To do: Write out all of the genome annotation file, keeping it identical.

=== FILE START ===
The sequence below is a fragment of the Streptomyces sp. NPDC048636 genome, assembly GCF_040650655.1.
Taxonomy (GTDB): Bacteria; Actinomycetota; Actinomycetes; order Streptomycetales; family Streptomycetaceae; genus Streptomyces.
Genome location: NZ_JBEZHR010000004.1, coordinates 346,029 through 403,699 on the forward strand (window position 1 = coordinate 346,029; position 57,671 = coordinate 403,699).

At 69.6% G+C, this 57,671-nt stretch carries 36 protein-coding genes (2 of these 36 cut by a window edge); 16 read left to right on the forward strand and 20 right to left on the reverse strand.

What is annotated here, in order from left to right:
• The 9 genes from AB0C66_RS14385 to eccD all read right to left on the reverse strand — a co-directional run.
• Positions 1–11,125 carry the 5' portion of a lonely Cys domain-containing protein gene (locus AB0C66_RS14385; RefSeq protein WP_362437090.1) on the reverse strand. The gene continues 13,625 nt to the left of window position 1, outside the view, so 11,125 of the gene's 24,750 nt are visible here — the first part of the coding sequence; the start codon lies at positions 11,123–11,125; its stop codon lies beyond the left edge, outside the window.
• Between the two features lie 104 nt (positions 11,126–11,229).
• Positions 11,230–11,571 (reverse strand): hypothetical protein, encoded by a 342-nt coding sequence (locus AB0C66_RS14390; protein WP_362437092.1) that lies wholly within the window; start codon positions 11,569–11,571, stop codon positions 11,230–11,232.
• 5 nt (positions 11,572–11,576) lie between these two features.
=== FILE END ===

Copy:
The sequence below is a fragment of the Streptomyces sp. NPDC048636 genome, assembly GCF_040650655.1.
Taxonomy (GTDB): Bacteria; Actinomycetota; Actinomycetes; order Streptomycetales; family Streptomycetaceae; genus Streptomyces.
Genome location: NZ_JBEZHR010000004.1, coordinates 346,029 through 403,699 on the forward strand (window position 1 = coordinate 346,029; position 57,671 = coordinate 403,699).

At 69.6% G+C, this 57,671-nt stretch carries 36 protein-coding genes (2 of these 36 cut by a window edge); 16 read left to right on the forward strand and 20 right to left on the reverse strand.

What is annotated here, in order from left to right:
• The 9 genes from AB0C66_RS14385 to eccD all read right to left on the reverse strand — a co-directional run.
• Positions 1–11,125 carry the 5' portion of a lonely Cys domain-containing protein gene (locus AB0C66_RS14385; RefSeq protein WP_362437090.1) on the reverse strand. The gene continues 13,625 nt to the left of window position 1, outside the view, so 11,125 of the gene's 24,750 nt are visible here — the first part of the coding sequence; the start codon lies at positions 11,123–11,125; its stop codon lies beyond the left edge, outside the window.
• Between the two features lie 104 nt (positions 11,126–11,229).
• Positions 11,230–11,571 (reverse strand): hypothetical protein, encoded by a 342-nt coding sequence (locus AB0C66_RS14390; protein WP_362437092.1) that lies wholly within the window; start codon positions 11,569–11,571, stop codon positions 11,230–11,232.
• 5 nt (positions 11,572–11,576) lie between these two features.